most of us have been touched by grief in some way.
During my teens I lost a lot of people who were very important to me. The latent grief from this period of my life, followed me into marriage, and shrouded me like a mist until I didn’t know what it was like not to be without grief. Before I gave birth to my first child I knew I needed to work through the acceptance process for all the people I had lost, I was ready. This was about 10 years after the first loss and about 4 years after the latest loss. I had to let go of 16 precious people I had lost in that time period, including a boyfriend. It was time. I had really gone through all the stages of grief in varying timelines and stages for each of the losses I had gone through.
There are stages of grief:
Denial and Isolation – this is usually a temporary response that buffers us through the first wave of pain at impending or sudden loss.
Anger – the strength of emotions we begin to experience once denial begins to recede can be overwhelming and often we express this as anger. Anger can be directed at friends, family, the loved one who is dying/has died, the doctor who delivered the news, anyone really.
Bargaining – all the If Only’s
If Only we had seen the doctor earlier
If Only we had noticed something was wrong
If Only we had another doctors opinion
It’s also a time we may bargain with God or whomever we relate to if religious. We may do this even if we are not.
Depression – the worry and anxiety over what our life will look like now…..how we will cope, what purpose do we have, how do we go on?
There is the natural depression and an inner depression. The natural is usually resolved by the reassurance and help from those around us. The inner depression is where we privately adjust to the loss in our lives and thoughts, it is a place where some of us become stuck and find it difficult to move on from. This is particularly common in cases of sudden death and trauma that have lasting actions like court cases, inquiries, investigations. The retelling of the story and the reliving of the first stages of grief can set up a cycle from which we cannot get off.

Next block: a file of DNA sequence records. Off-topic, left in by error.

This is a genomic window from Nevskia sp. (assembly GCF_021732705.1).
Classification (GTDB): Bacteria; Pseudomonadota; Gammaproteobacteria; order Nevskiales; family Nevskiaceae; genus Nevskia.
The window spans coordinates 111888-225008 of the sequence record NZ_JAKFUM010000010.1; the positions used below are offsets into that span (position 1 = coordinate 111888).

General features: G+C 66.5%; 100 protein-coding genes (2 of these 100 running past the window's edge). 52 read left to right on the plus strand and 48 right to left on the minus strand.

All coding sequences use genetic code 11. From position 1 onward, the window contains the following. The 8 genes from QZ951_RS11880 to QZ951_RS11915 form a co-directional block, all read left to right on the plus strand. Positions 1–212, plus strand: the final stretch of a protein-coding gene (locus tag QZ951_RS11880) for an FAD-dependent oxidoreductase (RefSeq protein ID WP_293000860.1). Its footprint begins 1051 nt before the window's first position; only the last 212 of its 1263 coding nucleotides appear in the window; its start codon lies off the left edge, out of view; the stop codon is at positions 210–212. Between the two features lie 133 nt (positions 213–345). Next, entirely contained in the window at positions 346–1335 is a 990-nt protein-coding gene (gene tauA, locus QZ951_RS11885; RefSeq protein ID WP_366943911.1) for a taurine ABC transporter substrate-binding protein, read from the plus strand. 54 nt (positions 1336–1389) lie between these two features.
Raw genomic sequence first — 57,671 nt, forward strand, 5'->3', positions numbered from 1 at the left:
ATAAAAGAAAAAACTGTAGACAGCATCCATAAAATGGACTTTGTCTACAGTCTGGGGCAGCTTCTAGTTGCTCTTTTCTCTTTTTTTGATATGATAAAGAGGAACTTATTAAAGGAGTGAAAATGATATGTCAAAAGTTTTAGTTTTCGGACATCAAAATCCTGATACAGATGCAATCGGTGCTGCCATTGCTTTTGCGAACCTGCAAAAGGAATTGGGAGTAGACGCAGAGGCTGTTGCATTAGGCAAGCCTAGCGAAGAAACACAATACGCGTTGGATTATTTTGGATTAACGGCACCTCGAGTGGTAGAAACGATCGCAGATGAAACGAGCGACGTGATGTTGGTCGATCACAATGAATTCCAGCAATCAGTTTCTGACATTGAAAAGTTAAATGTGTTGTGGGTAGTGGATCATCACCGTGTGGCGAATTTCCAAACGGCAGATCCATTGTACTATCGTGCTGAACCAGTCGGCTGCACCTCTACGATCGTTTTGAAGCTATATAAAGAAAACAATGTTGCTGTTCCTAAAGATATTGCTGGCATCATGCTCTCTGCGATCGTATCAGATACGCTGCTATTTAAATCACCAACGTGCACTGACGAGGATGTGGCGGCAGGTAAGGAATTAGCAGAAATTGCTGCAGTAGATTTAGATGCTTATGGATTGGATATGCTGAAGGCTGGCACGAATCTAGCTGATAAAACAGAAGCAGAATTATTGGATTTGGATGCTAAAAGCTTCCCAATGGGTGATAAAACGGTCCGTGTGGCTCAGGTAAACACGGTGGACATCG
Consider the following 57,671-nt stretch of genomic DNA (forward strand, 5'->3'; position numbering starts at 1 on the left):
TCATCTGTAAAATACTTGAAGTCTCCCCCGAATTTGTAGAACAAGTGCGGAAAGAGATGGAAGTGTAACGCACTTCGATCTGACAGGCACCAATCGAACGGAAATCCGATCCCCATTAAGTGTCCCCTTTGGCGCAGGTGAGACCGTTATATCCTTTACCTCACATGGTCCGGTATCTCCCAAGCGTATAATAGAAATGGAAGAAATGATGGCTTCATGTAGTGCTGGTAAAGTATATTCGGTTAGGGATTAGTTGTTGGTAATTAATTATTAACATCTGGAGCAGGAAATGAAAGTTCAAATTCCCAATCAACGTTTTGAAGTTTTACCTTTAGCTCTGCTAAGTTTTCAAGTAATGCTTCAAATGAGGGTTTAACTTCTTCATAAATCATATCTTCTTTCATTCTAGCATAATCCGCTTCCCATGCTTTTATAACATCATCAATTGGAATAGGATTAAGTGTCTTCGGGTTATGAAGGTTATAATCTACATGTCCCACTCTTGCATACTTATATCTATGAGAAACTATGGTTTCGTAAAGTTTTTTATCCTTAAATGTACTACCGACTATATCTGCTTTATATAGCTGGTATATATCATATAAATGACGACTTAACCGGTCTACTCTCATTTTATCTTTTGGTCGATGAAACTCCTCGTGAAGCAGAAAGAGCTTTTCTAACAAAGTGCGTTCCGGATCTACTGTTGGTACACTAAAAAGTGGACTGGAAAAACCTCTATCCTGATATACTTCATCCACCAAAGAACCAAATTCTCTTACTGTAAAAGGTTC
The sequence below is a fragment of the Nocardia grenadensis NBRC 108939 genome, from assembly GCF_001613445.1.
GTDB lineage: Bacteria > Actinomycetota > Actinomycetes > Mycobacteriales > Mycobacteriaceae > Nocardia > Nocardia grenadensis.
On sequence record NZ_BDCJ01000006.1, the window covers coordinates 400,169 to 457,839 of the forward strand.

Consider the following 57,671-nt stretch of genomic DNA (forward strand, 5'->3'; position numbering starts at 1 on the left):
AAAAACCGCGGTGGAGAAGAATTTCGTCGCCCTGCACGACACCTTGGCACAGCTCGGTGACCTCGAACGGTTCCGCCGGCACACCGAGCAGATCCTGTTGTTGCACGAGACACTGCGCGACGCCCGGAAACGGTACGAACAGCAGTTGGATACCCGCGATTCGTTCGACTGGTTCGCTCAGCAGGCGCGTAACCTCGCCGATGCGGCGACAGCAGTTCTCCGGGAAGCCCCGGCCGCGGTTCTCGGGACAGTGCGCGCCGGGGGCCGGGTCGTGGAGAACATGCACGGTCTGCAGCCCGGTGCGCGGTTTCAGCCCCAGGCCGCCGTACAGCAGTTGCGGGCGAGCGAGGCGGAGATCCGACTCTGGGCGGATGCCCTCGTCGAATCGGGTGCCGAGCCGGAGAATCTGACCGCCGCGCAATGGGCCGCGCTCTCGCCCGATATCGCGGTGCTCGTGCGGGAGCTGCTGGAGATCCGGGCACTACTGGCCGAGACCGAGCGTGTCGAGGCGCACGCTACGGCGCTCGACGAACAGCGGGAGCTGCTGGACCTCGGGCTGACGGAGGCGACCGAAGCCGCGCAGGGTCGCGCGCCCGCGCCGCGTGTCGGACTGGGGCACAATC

Acceptance – the ability to accept and relinquish the grief from our life. There is no set time for grief and the grieving process, everyone grieves in their own time and in their own way. Acceptance is also not a happy time. It is a time of letting go and moving forward.
It is important to note that not everyone grieves in this way or this order, Grief is intensely personal and depending on our personality and our circumstances can outwork in our bodies and emotions differently. Certainly, we may not grieve in the way that society, or our friends or our family expect. It is in these times that we may struggle even more with our grief and the grieving process.
For more information on grief and loss click here:
There are a number of ways that art therapy can help people experiencing grief and loss.
- a grief journal – a discovery of a companion to walk through your grief journey with you and share all that entails in a completely understanding way. Use this technique to write, draw, paint, collage and all the thoughts, feelings, actions, memories, letters you wish you could write to walk through that journey and begin to place the grief in small parts outside of your body.
- a grief box – a large box that has as many objects, letters and things that represent the person being grieved for. Things can be added to the box, the box can be opened, and things can be taken out of the box and gradually discarded. The process begins to work out when there is a pattern of not needing to look in the box and touch or smell items as often, to be not as mindful of the box and gradually separate from the box and the grief it contains.
- an exploration of memory created through different media that reflect different aspects of the person being mourned and that relationship. this could be a scrapbook, a journal, a DVD, a body of music. Focusing on the joy in those memories can be a trigger to begin the mourning process and phase into acceptance.
The above are but a few examples of different types of therapies I’ve used to help people find peace within the context of mourning.
If you know someone who may be helped in their grief or you feel the need to talk to someone I encourage you to call 13 11 14 the LifeLine contact line.
Peta Thompson HH Dip (A.Th.). is a qualified Art Therapist and is currently studying a Bach Social Science (Psychology) at Swinburne University. Her opinions and information here have been acquired through the applied study of art therapy in the context of grief therapy as a complimentary therapy. Peta works in association with Logan Women’s Health and Wellbeing Centre Inc, so that a cross therapy supported treatment plan can be adopted. She is fully qualified and insured as an art therapist and works with qualified counsellors to improve the health and wellbeing of all who seek help at the centre.
If you feel that this article has triggered a response and wish to seek further help you should contact your doctor. In Australia, there are assessments that can be undertaken with your doctor to indicate whether you need to access up to 10 sessions of counselling or pyschotherapy. It is wise to use the healthcare system in conjunction with complementary therapies.
If you are from a country outside of Australia please seek medical assistance from your local doctor and discuss ongoing treatment and referrals with your doctor.